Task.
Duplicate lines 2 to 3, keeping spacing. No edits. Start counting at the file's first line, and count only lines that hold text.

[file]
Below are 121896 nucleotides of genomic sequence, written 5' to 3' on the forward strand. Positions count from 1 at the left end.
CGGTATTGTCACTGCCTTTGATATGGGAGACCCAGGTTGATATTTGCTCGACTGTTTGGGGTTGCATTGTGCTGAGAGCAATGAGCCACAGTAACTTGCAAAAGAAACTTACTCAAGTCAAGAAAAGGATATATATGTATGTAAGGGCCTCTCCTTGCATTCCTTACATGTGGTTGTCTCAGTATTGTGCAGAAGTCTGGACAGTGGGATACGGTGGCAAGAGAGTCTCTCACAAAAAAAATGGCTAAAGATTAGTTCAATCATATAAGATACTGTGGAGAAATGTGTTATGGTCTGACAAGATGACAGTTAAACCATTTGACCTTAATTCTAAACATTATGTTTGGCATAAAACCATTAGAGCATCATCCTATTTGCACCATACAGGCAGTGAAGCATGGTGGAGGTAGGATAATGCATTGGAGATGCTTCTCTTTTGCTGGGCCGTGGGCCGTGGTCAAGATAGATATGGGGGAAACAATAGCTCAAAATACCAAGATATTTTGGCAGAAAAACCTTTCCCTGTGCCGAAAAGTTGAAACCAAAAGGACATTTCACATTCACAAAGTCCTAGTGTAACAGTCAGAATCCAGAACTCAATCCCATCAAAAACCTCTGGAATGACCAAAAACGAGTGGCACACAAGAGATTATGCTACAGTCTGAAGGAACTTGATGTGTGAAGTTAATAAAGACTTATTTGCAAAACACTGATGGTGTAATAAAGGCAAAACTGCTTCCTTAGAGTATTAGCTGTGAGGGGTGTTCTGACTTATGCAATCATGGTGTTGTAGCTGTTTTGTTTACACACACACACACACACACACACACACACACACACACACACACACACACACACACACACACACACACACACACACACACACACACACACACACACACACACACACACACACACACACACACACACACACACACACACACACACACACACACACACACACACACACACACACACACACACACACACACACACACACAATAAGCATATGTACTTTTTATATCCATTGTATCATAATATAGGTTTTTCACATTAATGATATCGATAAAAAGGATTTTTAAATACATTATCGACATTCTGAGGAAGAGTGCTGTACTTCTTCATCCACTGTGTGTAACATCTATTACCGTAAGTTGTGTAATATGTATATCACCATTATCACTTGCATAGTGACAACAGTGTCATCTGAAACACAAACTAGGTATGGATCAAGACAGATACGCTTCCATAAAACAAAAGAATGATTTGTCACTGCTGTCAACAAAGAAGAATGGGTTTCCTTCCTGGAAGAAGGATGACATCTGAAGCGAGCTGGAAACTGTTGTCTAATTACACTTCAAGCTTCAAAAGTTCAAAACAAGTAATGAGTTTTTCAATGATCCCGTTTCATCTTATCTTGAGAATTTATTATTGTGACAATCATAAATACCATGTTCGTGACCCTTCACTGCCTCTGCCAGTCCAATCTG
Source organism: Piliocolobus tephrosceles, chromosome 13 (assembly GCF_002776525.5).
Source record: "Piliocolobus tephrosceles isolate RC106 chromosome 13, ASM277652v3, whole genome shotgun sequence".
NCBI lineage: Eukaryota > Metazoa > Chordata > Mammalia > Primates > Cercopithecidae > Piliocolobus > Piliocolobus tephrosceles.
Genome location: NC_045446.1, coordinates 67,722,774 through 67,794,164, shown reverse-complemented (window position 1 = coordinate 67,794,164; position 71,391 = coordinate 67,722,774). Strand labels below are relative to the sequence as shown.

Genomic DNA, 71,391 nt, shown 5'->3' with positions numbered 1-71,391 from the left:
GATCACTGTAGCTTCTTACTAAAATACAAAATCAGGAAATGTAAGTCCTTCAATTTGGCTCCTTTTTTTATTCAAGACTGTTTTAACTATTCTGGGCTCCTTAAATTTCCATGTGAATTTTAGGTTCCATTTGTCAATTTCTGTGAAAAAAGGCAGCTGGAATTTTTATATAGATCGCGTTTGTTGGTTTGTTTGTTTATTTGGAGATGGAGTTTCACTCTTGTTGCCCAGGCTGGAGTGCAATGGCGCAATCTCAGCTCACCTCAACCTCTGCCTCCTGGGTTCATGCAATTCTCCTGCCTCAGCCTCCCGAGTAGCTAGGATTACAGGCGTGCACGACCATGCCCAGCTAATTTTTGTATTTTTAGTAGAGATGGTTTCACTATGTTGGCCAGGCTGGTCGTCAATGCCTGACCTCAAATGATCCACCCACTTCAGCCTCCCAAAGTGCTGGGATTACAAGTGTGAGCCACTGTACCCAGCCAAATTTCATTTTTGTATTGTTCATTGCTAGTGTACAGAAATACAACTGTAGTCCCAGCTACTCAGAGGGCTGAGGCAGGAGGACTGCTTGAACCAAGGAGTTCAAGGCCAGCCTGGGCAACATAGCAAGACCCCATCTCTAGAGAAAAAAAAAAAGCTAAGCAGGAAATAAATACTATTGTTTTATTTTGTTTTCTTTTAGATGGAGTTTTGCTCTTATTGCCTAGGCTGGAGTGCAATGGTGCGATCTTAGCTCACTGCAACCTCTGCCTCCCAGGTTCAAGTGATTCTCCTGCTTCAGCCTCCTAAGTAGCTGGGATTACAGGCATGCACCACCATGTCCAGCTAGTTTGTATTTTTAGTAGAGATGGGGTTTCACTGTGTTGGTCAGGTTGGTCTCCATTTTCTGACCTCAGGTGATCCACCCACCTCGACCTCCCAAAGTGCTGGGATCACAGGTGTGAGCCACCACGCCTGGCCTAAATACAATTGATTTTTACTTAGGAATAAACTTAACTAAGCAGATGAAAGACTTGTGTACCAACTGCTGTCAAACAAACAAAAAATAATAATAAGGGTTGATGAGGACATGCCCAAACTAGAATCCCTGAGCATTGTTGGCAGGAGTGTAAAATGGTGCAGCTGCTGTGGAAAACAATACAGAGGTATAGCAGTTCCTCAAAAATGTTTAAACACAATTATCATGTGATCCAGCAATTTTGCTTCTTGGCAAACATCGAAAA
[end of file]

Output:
CGGTATTGTCACTGCCTTTGATATGGGAGACCCAGGTTGATATTTGCTCGACTGTTTGGGGTTGCATTGTGCTGAGAGCAATGAGCCACAGTAACTTGCAAAAGAAACTTACTCAAGTCAAGAAAAGGATATATATGTATGTAAGGGCCTCTCCTTGCATTCCTTACATGTGGTTGTCTCAGTATTGTGCAGAAGTCTGGACAGTGGGATACGGTGGCAAGAGAGTCTCTCACAAAAAAAATGGCTAAAGATTAGTTCAATCATATAAGATACTGTGGAGAAATGTGTTATGGTCTGACAAGATGACAGTTAAACCATTTGACCTTAATTCTAAACATTATGTTTGGCATAAAACCATTAGAGCATCATCCTATTTGCACCATACAGGCAGTGAAGCATGGTGGAGGTAGGATAATGCATTGGAGATGCTTCTCTTTTGCTGGGCCGTGGGCCGTGGTCAAGATAGATATGGGGGAAACAATAGCTCAAAATACCAAGATATTTTGGCAGAAAAACCTTTCCCTGTGCCGAAAAGTTGAAACCAAAAGGACATTTCACATTCACAAAGTCCTAGTGTAACAGTCAGAATCCAGAACTCAATCCCATCAAAAACCTCTGGAATGACCAAAAACGAGTGGCACACAAGAGATTATGCTACAGTCTGAAGGAACTTGATGTGTGAAGTTAATAAAGACTTATTTGCAAAACACTGATGGTGTAATAAAGGCAAAACTGCTTCCTTAGAGTATTAGCTGTGAGGGGTGTTCTGACTTATGCAATCATGGTGTTGTAGCTGTTTTGTTTACACACACACACACACACACACACACACACACACACACACACACACACACACACACACACACACACACACACACACACACACACACACACACACACACACACACACACACACACACACACACACACACACACACACACACACACACACACACACACACACACACACACACACACACACACACACACACACACACACAATAAGCATATGTACTTTTTATATCCATTGTATCATAATATAGGTTTTTCACATTAATGATATCGATAAAAAGGATTTTTAAATACATTATCGACATTCTGAGGAAGAGTGCTGTACTTCTTCATCCACTGTGTGTAACATCTATTACCGTAAGTTGTGTAATATGTATATCACCATTATCACTTGCATAGTGACAACAGTGTCATCTGAAACACAAACTAGGTATGGATCAAGACAGATACGCTTCCATAAAACAAAAGAATGATTTGTCACTGCTGTCAACAAAGAAGAATGGGTTTCCTTCCTGGAAGAAGGATGACATCTGAAGCGAGCTGGAAACTGTTGTCTAATTACACTTCAAGCTTCAAAAGTTCAAAACAAGTAATGAGTTTTTCAATGATCCCGTTTCATCTTATCTTGAGAATTTATTATTGTGACAATCATAAATACCATGTTCGTGACCCTTCACTGCCTCTGCCAGTCCAATCTG
Source organism: Piliocolobus tephrosceles, chromosome 13 (assembly GCF_002776525.5).